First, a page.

WHO indications [23] Oxfordshire Community stroke project [24]

SNES (Italy)

Riposto, Santa Teresa di Riva and Terrasini (Sicily)

All subjects residing in municipalities

2,094

115

≥ 65

1987

92

Clinical examination SNES (Sicilian Neuro- Epidemiological Study) Field workers: medically trained

Neurological examination. Review of medical records. Consensus diagnosis.

Modified Schoenberg et al criteria [25]

Vecchiano (Italy)

Vecchiano, North-west Tuscany

All inhabitants aged 65 years or over

1,136

96

≥ 65

2001

95

Clinical examination. Field workers: investigator trained in the diagnosis of cerebrovascular diseases

Neurological examination.

Symptom questionnaire with six questions

In addition to descriptive statistics, e.g., prevalence proportions, age- and sex-specific, as well as crude and age-adjusted using the European standard population [27] (its age distribution being similar to those of the study populations), the statistical analysis also included comparisons using unconditional logistic regression on grouped data, Stata version 8.0, with the population of El Prat de Llobregat taken as reference, due to its large size and recent prevalence date. The dependent variable was cases and the independent variables were sex, study and age group.

For the purposes of comparison with stroke prevalence in European studies, we selected five of the eight identified door-to-door stroke surveys in European populations (Rotterdam, Kungsholmen, ILSA, SNES and Vecchiano) [14, 28, 29] that fulfilled the quality criteria applied to Spanish surveys, and rejected those conducted in Patras, the north-west Peloponnese and Rome [3032], since the age- and sex-specific groups used were too wide, (i.e., 10 years). In addition to visual comparison from graphs, logistic regression was used taking the pooled Spanish populations as reference. Different models were used for comparisons, determined by age-intervals available from surveys in different European populations.

Results

The geographical distribution of the study populations is depicted in Figure 1. Surveys were located in the central and north-eastern regions of mainland Spain. In terms of habitat, the Zaragoza, Lista and Pamplona surveys focused on urban populations, those in Margaritas and El Prat were suburban, with a high municipal proportion of immigrant populations (i.e., born outside the municipal boundaries), 36% and 33% respectively, while others were less homogeneous, with Arévalo classified as rural and the Bidasoa Region, made up of two larger, partly industrial and rural municipalities having a 25% immigrant population, designated as urban-mixed.
Figure 1

Geographic location of surveys.

The overall analysis was based on a study population of 10,647, comprising 4,400 (41%) men and 6,247 (59%) women, and 715 cases, 331 male and 384 female. Detailed age- and sex-specific prevalences are shown in Figure 2 and Table 2, in which crude and age-adjusted prevalences are also provided. The age- and sex-specific patterns suggested an increase in prevalence with age among women and a decrease in prevalence among the oldest men aged 90 years and over. As can be seen in Figure 2, there was a considerable – approximately threefold- variation in age-specific prevalences reported by the different surveys, with age-adjusted values ranging from 3.8% in Arévalo to 11.9% in El Prat. Crude overall prevalences for ages 70 and over were 7.5% among men and 6.1% among women and 6.7% for both sexes, with corresponding age-adjusted values of 7.3%, 5.6% and 6.4% respectively. The logistic regression results summarised in Table 3 show prevalences as being significantly, lower in women OR 0.79 95%CI 0.68–0.93, increasing with age, and registering a considerable -approximately twofold- spatial variation, with significant differences between El Prat and five other geographical areas. The sex-specific pattern was consistent with clearer, statistically significant increases with age among women.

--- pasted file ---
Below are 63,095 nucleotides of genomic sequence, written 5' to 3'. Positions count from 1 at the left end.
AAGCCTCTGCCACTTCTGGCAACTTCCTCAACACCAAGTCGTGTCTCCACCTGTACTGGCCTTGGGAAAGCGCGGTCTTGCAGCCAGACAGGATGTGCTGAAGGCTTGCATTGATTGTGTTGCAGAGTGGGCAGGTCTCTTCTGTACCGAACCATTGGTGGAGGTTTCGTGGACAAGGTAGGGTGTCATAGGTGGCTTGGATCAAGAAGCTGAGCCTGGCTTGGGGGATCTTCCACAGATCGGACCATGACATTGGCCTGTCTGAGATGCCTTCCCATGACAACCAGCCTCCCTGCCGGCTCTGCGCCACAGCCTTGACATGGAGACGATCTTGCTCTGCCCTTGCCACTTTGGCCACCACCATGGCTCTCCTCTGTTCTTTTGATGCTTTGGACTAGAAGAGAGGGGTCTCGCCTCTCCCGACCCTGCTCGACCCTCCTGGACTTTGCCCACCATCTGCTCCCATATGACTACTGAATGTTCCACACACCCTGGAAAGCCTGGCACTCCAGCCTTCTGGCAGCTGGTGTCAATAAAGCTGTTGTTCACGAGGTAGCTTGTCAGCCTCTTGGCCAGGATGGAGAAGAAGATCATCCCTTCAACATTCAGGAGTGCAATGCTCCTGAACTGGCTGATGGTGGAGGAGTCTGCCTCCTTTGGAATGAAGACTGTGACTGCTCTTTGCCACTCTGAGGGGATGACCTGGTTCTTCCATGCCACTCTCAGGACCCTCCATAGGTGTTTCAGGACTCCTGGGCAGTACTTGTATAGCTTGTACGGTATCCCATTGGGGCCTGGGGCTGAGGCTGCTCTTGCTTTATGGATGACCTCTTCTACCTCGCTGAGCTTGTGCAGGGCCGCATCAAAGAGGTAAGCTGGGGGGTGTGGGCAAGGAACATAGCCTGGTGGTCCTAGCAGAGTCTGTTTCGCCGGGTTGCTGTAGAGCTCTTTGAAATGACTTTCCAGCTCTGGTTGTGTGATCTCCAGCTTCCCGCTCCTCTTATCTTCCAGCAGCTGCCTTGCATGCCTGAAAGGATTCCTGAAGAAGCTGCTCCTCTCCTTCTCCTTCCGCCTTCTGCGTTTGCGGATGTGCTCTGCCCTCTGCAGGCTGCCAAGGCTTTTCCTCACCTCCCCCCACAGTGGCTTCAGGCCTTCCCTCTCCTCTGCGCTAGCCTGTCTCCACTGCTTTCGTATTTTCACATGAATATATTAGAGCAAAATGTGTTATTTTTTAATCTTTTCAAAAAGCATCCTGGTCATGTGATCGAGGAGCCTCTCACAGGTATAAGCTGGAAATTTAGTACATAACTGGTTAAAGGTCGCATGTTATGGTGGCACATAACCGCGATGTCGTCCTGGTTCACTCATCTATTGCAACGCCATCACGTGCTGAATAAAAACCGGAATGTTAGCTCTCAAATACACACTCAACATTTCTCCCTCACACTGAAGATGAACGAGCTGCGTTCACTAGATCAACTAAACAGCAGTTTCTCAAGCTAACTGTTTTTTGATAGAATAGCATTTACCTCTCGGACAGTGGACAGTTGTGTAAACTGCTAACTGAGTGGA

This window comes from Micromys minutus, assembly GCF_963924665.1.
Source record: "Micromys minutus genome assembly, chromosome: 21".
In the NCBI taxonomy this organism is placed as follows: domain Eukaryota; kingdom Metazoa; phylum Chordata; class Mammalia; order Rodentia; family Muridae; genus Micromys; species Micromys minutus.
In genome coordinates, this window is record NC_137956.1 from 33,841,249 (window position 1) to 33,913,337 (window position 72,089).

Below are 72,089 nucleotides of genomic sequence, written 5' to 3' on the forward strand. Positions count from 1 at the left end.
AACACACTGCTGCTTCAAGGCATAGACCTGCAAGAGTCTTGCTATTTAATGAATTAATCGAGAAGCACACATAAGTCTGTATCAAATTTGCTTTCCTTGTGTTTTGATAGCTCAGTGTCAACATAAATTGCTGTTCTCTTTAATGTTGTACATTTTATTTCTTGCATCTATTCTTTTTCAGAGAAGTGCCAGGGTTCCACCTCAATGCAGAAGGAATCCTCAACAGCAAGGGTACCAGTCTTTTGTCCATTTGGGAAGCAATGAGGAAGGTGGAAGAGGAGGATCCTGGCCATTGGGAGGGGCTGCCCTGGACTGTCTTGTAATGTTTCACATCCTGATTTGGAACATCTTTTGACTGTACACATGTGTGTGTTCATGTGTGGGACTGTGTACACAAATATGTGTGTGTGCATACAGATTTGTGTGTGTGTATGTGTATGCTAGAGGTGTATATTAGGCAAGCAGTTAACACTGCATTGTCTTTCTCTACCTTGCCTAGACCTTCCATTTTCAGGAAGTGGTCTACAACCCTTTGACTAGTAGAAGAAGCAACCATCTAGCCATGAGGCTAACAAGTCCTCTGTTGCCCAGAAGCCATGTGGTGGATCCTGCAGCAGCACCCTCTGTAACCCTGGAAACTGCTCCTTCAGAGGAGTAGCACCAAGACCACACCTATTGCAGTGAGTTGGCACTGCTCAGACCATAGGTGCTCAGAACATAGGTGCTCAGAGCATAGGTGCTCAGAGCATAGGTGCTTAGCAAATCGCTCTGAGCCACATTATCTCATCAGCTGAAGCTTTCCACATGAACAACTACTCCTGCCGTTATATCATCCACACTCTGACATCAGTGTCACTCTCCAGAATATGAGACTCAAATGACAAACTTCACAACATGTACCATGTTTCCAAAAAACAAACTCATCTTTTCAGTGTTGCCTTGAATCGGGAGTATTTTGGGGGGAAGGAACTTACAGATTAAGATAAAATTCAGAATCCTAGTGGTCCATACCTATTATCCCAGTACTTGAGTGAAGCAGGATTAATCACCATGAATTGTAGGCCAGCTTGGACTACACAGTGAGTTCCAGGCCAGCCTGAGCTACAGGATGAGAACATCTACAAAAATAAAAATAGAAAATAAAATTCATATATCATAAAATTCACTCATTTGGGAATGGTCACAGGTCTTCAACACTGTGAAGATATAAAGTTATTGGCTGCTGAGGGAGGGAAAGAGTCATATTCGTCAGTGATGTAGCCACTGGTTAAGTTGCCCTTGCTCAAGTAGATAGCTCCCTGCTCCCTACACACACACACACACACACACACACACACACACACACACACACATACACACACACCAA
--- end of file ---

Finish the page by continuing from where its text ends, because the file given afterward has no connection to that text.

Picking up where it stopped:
Figure 2

Crude and age-specific prevalence of stroke in Spanish populations.

Table 2

Age- and sex-specific prevalence of stroke in different surveys.

MEN

LOCATION (STUDY)

Age Group

Crude

cases/pop.

P (%)

Age-adjusted

P (%)

 

70 – 74

cases/pop*.

P (%)**

75 – 79

cases/pop.

P (%)

80 – 84

cases/pop.

P (%)

85 – 89

cases/pop.

P (%)

> 89

cases/pop.

P (%)

  

1. El Prat de Llobregat (PRATICON)

46/344

13.4

30/212

14.1

11/109

10.1

13/46

28.3

3/24

12.5

103/735

14.0

14.5

2. Zaragoza (ZARADEMP)

21/345

6.1

20/245

8.1

15/188

7.9

31/269

11.5

5/78

6.4

92/1.125

8.2

7.6

3. Lista (NEDICES)

4/135

3.0

7/121

5.8

3/82

3.7

2/50

4.0

2/19

10.5

18/407

4.4

4.3

4. Arévalo (NEDICES)

9/286

3.1

7/161

4.3

7/109

6.4

4/58

6.9

0/14

0.0

27/628

4.3

4.3

5. Las Margaritas (NEDICES)

5/198

2.5

3/120

2.5

2/80

2.5

5/34

14.7

0/12

0.0

15/444

3.4

3.7

6. Hondarribia/Irún (BIDASOA)

9/225

4.0

11/133

8.3

6/84

7.1

2/37

5.4

1/20

5.0

29/499

5.8

5.8

7. Pamplona (PAMPLONA)

7/71

9.8

10/152

6.5

11/152

7.2

15/142

10.5

4/45

8.9

47/562

8.4

8.6

TOTAL

101/1.604

6.3

88/1.144

7.7

55/804

6.8

72/636

11.3

15/212

7.1

331/4.400

7.5

7.3

WOMEN

LOCATION (STUDY)

Age Group

Crude

cases/pop.

P (%)

Age-adjusted

P (%)

 

70 – 74

cases/pop.

P (%)

75 – 79

cases/pop.

P (%)

80 – 84

cases/pop.

P (%)

85 – 89

cases/pop.

P (%)

> 89

cases/pop.

P (%)

  

1. El Prat de Llobregat (PRATICON)

30/405

7.4

25/280

8.9

26/171

15.2

10/105

9.5

14/58

24.1

105/1.019

10.3

10.0

2. Zaragoza (ZARADEMP)

20/492

4.0

18/372

4.8

12/292

4.1

41/366

11.2

22/203

10.8

113/1.725

6.5

5.3

3. Lista (NEDICES)

7/218

3.2

9/163

5.5

4/117

3.4

7/75

9.3

2/30

6.7

29/603

4.8

4.7

4. Arévalo (NEDICES)

9/290

3.1

6/187

3.2

5/168

3.0

5/88

5.7

1/32

3.1

26/765

3.4

3.4

5. Las Margaritas (NEDICES)

6/264

2.3

7/198

3.5

12/158

7.6

5/73

6.8

2/27

7.4

32/720

4.4

4.1